Thursday, February 28, 2013

His brother's keeper

This is one of my favorite pictures of the boys, taken after L's birthday party last summer.

They look so sweet and strong and peaceful, don't they?

And they are sweet and strong and peaceful, for the most part.  But today was hard.  L had three seizures, and all three were M's fault.  I mean, I know the seizures aren't really ever anyone's fault, but he triggered them all. 

It would be hard to be L's older brother.  M does care for L, and he often makes me proud with the way he looks out for him.  But you know how kids like to mess with each other and push each other's buttons.  Of course we teach them to be kind to each other, but I also remember being a kid.  Doing foolish things for basically no reason just comes with the territory.

M triggered the first one this mornings by closing a drawer when L was trying to get something out of it.  Yes, it was on purpose, just to get his goat.  But it was pretty standard teasing, as brothers go. Miles was laughing when he closed it - it was a silly prank, not an evil plan.  It doesn't seem fair that instead of merely annoying his brother like every other big brother in the world, M's bad choices sometimes cause  to have seizures.  It's a lot of responsibility for a four year old to have to bear.  The other two were worse, roughhousing and fighting.  L got hurt twice, and had two seizures in a row.

It's hard, as the parent, to know what to say.  On the one hand, M needs to see the consequences of his actions.  He has to know that he can't antagonize and hurt his brother.  But L isn't innocent either.  Half the time he is the instigator, but when he pushes M to retaliate and ends up having a seizure, M is the one left looking (and feeling) guilty.  And I can hardly bear those guilty feelings myself.  It isn't fair for M to be burdened by them.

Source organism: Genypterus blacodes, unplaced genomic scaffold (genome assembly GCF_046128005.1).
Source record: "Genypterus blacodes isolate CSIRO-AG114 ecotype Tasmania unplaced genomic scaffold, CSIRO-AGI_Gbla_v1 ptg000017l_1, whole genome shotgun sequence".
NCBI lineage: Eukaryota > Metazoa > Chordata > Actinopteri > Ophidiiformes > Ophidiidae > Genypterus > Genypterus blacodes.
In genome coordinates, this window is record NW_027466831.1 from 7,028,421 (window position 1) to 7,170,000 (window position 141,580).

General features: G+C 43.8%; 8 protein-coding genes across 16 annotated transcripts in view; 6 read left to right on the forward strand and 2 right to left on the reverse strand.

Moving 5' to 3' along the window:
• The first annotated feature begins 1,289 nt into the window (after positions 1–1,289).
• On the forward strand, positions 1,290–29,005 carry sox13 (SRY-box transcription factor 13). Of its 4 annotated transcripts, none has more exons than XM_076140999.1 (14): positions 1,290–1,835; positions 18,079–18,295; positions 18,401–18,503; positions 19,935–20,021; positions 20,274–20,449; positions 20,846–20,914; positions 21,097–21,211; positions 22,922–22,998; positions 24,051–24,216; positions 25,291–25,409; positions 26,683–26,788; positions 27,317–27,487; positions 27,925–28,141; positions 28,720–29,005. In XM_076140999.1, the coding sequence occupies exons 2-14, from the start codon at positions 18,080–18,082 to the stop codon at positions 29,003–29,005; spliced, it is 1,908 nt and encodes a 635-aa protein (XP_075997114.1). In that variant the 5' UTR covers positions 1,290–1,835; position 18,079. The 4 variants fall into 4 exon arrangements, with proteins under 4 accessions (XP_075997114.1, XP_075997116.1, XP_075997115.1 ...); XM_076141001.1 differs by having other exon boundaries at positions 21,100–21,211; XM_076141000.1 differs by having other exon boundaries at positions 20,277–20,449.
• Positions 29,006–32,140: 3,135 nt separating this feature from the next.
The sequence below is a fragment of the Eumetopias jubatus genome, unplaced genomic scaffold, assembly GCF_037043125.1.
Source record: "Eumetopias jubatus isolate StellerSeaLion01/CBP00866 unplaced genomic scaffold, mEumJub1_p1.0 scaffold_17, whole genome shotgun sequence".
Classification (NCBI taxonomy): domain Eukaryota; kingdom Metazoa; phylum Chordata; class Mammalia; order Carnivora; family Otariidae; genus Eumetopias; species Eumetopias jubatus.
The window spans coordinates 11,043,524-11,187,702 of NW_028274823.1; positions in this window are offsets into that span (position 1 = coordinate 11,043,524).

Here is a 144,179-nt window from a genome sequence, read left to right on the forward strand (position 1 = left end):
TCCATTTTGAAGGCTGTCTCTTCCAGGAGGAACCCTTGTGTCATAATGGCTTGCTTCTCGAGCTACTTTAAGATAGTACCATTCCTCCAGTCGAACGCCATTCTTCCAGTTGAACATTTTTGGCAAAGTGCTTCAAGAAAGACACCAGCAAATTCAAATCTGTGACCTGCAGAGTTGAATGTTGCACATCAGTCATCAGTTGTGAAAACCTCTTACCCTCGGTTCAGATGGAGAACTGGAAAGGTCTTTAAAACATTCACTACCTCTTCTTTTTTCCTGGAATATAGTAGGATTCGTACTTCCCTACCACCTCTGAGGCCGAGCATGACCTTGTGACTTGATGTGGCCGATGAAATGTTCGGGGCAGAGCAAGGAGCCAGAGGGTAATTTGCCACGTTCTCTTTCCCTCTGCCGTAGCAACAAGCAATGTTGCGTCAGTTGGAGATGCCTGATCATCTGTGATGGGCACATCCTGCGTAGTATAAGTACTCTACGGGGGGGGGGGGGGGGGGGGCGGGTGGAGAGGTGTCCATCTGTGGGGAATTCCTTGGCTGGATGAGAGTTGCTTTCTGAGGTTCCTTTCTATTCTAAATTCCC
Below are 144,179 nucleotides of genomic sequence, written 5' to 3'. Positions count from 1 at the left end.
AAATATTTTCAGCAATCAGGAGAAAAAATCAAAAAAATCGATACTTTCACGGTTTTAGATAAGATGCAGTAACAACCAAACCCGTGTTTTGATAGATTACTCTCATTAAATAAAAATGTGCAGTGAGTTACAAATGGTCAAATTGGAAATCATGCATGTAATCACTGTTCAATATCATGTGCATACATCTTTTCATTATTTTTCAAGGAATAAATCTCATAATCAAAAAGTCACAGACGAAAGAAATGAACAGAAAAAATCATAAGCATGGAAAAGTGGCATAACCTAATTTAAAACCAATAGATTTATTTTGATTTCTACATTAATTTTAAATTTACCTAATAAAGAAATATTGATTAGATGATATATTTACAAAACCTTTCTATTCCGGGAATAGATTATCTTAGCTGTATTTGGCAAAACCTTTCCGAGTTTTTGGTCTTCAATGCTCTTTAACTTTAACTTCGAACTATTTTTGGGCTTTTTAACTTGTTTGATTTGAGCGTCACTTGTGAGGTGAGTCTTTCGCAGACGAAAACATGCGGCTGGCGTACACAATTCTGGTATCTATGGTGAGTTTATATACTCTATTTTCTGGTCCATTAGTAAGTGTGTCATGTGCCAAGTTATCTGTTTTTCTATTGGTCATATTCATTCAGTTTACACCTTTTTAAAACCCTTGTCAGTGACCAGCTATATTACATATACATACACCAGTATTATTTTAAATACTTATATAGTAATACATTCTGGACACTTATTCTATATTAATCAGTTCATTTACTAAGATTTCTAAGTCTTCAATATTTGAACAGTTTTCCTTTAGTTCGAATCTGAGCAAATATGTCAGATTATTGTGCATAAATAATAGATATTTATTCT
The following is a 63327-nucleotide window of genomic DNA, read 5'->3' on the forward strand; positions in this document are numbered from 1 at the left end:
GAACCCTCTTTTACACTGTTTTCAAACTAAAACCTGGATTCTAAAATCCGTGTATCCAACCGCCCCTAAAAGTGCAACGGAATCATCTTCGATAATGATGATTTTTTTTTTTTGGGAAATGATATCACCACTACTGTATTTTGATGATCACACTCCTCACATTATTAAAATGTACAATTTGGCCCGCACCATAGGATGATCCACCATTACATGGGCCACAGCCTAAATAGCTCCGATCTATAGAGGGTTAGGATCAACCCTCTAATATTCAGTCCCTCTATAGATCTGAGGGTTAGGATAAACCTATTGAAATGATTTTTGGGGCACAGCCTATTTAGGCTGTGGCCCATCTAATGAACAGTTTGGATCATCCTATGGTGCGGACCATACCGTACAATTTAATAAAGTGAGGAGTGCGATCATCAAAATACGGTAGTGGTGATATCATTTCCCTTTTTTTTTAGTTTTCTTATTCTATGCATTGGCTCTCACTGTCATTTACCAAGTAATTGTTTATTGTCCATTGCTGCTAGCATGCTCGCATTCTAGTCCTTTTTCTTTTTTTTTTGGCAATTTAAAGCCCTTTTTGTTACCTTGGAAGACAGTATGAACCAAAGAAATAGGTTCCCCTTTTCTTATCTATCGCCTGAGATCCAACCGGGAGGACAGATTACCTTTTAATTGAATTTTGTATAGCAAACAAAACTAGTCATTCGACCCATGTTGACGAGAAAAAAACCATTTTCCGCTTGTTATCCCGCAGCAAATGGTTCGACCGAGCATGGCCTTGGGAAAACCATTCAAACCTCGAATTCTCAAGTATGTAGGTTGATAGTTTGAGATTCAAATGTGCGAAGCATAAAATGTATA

The thing is, I don't want to make it all about the seizure: "Don't hurt/annoy your brother, because he might have a seizure."  Like every other mother, I don't want him to hurt or annoy his brother, because it's wrong.  The seizure is just too easy of an object lesson, but it's so severe, for such minor offenses.

I'm not sure how to get the seizures off the table.


  1. Oh, Robin. I'm so sorry.
    My kids bicker and egg each other on all the time--and they are 9 and 12.

    This is so tough. I know you'll handle it exactly right for both of the boys. You have such a great understanding of them on a fundamental level and compassion for them both. You can tell in every word you write. *hugs* --Lisa

    1. I don't know why that posted like that under my other google account. Sorry. It's regular Dose of Reality Lisa.

    2. Thanks, Lisa. You have better faith in me than I have in myself right now. But I appreciate it... I know we'll figure it out, because we have to.

  2. That would be really hard. I totally understand what you're saying, you don't want to use the "seizure card" all the time, but you also want Lennon to NOT have seizures.

    How frustrating for all of you. And I agree with Lisa, you have SUCH a great understanding of them and are so compassionate!! They are both so lucky to be your sons.

    1. Thanks, Tara. We all count ourselves pretty lucky.

  3. Oh, I'm so sorry, Robin. It's awful that Miles feels guilty for Lennon's seizures. I get it when you say everything shouldn't be about the seizures.
    I know it's hard for you - I really, really wish it gets better with time.